KARAMA: And you know what, had Danny gone to professor X's school for the gifted. He probably would've had a better winter than he had at The Overlook. What actually happens is that in the shining Jack, his dad gets more and more evil and he gets possessed by the need to kill his wife and child. And he tries. But he does not succeed. Wendy and Danny luckily get away, but Jack does not. The hotel claims him and he is the one who's left behind. And his soul is basically trapped in the overlook hotel forever, forever, and ever, and ever 


CHUCK: Jack's face at the end of that movie in the snow, like that's a real childhood nightmare for me. You have no idea, like. I would go under the covers like “no, I don’t want to see that.” But listen, the real life story is almost equally creepy.  


KARAMA: Yes! It goes like this… 



KARAMA: So in 1974, Stephen King and his wife decided to go on a little vacation and they went to the Stanley hotel in Colorado during the off season,they ended up having the entire place to themselves because the hotel was basically preparing to shut down for the winter. The night they stayed there. King swears he had this dream about his three year old son running through the hallways, but he was being chased. Wait for it-- by a fire hose. 


KARAMA:  Now what really kills me about the story is that when he woke up, he said, you know what? I think I should write a book, not, Hey, babe, let's leave.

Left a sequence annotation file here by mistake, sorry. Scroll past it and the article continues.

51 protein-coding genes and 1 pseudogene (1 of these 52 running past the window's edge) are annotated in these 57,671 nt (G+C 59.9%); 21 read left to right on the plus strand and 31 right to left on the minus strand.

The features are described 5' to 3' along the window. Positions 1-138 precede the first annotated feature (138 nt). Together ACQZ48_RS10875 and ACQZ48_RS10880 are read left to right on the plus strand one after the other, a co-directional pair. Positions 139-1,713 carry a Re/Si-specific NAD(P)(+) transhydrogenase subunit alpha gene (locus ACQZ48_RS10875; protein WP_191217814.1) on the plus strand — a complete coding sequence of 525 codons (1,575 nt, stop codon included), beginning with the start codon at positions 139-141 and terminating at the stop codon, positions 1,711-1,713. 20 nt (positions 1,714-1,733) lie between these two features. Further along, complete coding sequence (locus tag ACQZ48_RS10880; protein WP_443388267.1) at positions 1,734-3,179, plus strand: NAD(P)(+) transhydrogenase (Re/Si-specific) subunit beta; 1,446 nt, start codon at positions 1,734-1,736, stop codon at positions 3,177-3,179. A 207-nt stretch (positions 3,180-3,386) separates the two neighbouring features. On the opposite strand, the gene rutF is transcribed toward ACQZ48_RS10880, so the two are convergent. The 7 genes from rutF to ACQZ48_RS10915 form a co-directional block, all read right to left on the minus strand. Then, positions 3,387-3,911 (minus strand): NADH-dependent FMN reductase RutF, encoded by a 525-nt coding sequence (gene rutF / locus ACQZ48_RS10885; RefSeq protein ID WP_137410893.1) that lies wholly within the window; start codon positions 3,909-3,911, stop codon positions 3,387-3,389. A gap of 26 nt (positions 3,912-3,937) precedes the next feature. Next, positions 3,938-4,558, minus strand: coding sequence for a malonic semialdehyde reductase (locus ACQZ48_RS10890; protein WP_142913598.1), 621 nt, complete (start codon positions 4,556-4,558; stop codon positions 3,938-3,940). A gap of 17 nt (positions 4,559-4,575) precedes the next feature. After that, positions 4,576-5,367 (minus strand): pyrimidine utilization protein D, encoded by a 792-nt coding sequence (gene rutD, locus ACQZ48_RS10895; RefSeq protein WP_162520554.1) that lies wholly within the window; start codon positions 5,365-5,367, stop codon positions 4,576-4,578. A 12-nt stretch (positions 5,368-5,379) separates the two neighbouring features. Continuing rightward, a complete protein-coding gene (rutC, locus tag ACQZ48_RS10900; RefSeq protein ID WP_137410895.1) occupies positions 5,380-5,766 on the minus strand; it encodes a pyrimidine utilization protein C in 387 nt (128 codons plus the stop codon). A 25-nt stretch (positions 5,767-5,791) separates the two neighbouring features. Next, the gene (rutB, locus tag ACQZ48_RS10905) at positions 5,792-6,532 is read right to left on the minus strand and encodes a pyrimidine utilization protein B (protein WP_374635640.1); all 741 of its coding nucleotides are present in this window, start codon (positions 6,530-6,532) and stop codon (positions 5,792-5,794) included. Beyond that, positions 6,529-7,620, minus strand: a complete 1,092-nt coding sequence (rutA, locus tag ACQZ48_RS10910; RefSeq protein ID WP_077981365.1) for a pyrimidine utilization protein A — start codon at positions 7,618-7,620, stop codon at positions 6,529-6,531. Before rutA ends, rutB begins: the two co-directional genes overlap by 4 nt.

KARAMA:I know if I was staying at a creepy hotel and woke up after having a really creepy dream, I'm not staying and writing a book. I'm leaving. 


CHUCK: we're done. 


KARAMA: We're gone. 

CHUCK: We’re out. We ain’t staying no questions asked. 


KARAMA: Absolutely. But no, instead King, couldn't stop thinking about this place and decided to write an entire book about it and that is what inspired the movie. 

KARAMA: Up next. We're talking about the differences between the book and the movie, plus we're gonna find out what Steven King really thought of Kubrick's adaptation and what really sneaky thing Kubrick did to piss off king that stayed in the film. We’re telling it all! 

CHUCK: All right. So all y'all listen out there. Are you ready for this drama? 

KARAMA: This story is crazy. 

CHUCK: So king totally hated Kubrick’s version of his book. So much to the point where King was talking mad, smack to Kubrick for decades.


KARAMA: Yeah. He's been pretty vocal about that. 


CHUCK: Yeah, vocal is an understatement. He’s like--